How to break the monotony
Dr Kapil Kakar
Heighten up your involvement. Perform things related to your work all by yourself instead of delegating to others. The more you get involved, more you feel connected, says Dr Kapil Kakar
Monotony stems from repetition ie people engaged in similar/routine work. It accentuates boredom without any learning resulting in frustration as one finds oneself handcuffed with no more options other than continuing like always though successfully.
Recollect the whys and how’s? The initial time when you were struggling for this work. Your contingencies have had a big sufficient ‘How’ and ‘Because\' in the beginning. Recollect the amount of agitation, frustration and running around in getting the present job or business, which is becoming monotonous with each passing day.
Commit to memory
Beginning of the present job was more of learning passionately through hardships. You must have been rebuked for not learning fast what you find monotonous today. You must have struggled to get your setup going with having to give lot of reasons and explanations. Gratitude is a good way to break monotony.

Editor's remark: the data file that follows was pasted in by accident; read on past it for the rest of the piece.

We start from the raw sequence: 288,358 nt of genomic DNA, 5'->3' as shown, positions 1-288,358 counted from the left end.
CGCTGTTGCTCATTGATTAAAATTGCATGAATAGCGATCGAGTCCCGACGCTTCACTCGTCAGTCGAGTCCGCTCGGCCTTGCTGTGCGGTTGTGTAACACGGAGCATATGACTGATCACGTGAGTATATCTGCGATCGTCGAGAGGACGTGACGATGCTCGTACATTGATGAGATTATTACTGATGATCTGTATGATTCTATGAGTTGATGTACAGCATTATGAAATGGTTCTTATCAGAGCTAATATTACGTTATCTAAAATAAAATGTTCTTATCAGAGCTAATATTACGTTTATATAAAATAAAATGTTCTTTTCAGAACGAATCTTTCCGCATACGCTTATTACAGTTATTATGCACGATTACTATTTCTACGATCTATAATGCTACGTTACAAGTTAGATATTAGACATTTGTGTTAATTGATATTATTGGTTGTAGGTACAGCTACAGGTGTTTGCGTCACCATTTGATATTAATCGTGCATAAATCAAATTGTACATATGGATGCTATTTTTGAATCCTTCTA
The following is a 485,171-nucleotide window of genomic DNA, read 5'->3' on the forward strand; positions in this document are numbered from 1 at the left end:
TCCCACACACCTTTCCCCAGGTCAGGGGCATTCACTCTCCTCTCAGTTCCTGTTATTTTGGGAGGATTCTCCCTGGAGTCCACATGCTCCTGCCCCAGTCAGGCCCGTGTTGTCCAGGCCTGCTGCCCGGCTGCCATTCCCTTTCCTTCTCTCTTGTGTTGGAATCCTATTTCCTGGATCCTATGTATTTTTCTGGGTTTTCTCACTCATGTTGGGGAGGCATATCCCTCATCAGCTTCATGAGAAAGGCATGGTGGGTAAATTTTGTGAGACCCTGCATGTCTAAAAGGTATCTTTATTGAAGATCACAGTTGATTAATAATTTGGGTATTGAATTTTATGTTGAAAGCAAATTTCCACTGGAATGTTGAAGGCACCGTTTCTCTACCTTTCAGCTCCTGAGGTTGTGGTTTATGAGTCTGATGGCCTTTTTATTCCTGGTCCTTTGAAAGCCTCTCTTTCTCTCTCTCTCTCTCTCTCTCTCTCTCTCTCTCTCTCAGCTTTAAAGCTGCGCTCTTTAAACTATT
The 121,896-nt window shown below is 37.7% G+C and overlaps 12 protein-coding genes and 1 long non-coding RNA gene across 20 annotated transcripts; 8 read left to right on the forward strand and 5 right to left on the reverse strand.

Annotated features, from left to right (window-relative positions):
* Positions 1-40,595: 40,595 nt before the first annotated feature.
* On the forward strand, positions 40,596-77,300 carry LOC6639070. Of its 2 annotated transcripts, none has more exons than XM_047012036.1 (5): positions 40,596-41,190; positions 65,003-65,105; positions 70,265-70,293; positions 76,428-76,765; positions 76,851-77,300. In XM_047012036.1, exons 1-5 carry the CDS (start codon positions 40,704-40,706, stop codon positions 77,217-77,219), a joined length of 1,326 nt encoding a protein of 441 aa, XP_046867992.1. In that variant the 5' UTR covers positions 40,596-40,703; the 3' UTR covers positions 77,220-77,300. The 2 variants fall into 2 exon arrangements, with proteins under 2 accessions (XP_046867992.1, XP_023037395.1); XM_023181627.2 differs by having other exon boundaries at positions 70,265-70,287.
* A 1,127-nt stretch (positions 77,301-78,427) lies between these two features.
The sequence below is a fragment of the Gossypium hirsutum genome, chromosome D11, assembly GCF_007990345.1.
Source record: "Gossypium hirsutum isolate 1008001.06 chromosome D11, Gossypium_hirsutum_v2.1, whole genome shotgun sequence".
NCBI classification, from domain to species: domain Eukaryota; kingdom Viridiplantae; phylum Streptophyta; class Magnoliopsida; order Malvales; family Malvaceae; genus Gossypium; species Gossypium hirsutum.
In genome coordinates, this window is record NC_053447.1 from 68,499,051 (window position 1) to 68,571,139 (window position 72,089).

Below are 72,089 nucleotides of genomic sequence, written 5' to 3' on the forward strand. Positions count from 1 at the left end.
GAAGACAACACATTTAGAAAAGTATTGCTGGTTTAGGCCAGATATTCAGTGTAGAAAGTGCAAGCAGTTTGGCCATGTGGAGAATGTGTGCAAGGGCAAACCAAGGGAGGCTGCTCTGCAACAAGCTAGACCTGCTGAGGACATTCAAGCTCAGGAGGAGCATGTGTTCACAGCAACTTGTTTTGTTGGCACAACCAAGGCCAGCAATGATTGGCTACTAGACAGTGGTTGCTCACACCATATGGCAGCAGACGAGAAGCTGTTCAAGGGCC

You must have had sleepless nights anticipating what will happen the next day, whether you would get the order or not. What will your boss or associates say? So what is the difference between then and now? Figure out the answers to rethink about the anxiety and excitement then and now.
Revive your Interest
Interest is the key to break monotony. Interest has to be coaxed and nourished by seriously getting involved in work and ignoring thoughts which discourage one to work.
Heighten up your involvement; perform things related to your work all by yourself instead of delegating to others. The more you get involved, more you feel connected.
Everyday is a new day, as new findings and breakthroughs are taking place. Find new developments in your chosen field of interest and use it to your advantage regularly.
Speak to different people and share ideas. This will also help.